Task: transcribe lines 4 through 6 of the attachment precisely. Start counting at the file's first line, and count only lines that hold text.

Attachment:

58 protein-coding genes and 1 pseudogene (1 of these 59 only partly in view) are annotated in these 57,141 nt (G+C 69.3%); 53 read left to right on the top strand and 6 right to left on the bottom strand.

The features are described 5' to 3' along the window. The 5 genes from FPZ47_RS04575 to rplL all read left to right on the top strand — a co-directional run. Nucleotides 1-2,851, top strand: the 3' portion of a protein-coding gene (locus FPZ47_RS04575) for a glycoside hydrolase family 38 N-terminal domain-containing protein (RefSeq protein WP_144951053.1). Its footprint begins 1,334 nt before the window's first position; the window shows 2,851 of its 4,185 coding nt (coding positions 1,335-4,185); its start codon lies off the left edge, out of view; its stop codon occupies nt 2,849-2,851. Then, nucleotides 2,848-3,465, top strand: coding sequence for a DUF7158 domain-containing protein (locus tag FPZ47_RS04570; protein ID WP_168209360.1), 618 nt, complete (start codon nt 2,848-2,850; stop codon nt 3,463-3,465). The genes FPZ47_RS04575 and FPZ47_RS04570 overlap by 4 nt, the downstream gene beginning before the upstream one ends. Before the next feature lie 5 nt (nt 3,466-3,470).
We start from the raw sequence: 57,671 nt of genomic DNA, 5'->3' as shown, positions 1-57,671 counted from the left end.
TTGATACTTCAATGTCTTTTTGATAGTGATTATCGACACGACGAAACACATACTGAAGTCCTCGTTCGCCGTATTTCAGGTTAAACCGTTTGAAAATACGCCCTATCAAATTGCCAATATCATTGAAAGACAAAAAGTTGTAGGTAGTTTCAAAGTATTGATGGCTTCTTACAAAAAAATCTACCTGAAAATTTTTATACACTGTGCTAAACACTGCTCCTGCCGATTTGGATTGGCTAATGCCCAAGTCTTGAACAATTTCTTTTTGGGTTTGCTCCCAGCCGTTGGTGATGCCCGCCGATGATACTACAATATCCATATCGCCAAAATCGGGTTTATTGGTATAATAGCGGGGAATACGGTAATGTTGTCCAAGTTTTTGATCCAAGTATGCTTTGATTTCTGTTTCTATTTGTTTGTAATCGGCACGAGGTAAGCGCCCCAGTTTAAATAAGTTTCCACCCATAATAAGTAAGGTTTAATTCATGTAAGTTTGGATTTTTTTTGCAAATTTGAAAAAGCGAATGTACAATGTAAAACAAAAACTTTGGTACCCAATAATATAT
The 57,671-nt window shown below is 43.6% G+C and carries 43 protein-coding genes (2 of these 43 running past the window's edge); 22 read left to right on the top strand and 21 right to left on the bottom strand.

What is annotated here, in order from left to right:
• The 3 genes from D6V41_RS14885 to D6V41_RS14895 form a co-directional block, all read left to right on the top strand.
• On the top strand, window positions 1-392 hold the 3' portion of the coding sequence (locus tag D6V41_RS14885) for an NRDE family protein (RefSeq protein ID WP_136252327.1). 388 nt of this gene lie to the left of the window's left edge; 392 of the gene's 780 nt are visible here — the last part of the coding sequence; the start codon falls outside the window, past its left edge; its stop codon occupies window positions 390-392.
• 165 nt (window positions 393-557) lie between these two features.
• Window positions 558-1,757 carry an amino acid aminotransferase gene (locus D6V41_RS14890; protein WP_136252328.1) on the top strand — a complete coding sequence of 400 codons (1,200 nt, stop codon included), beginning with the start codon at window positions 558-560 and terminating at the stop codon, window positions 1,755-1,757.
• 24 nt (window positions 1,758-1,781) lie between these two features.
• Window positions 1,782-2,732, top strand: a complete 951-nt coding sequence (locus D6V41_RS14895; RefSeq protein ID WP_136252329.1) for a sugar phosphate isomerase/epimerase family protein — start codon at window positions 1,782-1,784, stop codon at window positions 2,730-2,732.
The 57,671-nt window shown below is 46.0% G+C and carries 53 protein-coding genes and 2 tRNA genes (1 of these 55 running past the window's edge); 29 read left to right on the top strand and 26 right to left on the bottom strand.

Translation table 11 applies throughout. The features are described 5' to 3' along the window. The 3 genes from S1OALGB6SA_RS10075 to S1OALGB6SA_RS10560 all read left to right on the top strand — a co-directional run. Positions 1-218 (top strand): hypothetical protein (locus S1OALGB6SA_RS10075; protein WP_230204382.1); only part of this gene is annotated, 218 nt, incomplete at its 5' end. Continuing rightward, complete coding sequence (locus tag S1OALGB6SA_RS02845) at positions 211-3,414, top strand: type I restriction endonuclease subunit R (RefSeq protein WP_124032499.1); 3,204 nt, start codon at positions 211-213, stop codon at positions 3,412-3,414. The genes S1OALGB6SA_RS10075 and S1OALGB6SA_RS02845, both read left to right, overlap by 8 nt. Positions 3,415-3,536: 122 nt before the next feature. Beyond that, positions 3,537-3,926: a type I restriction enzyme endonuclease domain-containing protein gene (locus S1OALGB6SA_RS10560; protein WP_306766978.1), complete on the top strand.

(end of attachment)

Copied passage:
TTGATACTTCAATGTCTTTTTGATAGTGATTATCGACACGACGAAACACATACTGAAGTCCTCGTTCGCCGTATTTCAGGTTAAACCGTTTGAAAATACGCCCTATCAAATTGCCAATATCATTGAAAGACAAAAAGTTGTAGGTAGTTTCAAAGTATTGATGGCTTCTTACAAAAAAATCTACCTGAAAATTTTTATACACTGTGCTAAACACTGCTCCTGCCGATTTGGATTGGCTAATGCCCAAGTCTTGAACAATTTCTTTTTGGGTTTGCTCCCAGCCGTTGGTGATGCCCGCCGATGATACTACAATATCCATATCGCCAAAATCGGGTTTATTGGTATAATAGCGGGGAATACGGTAATGTTGTCCAAGTTTTTGATCCAAGTATGCTTTGATTTCTGTTTCTATTTGTTTGTAATCGGCACGAGGTAAGCGCCCCAGTTTAAATAAGTTTCCACCCATAATAAGTAAGGTTTAATTCATGTAAGTTTGGATTTTTTTTGCAAATTTGAAAAAGCGAATGTACAATGTAAAACAAAAACTTTGGTACCCAATAATATAT
The 57,671-nt window shown below is 43.6% G+C and carries 43 protein-coding genes (2 of these 43 running past the window's edge); 22 read left to right on the top strand and 21 right to left on the bottom strand.

What is annotated here, in order from left to right: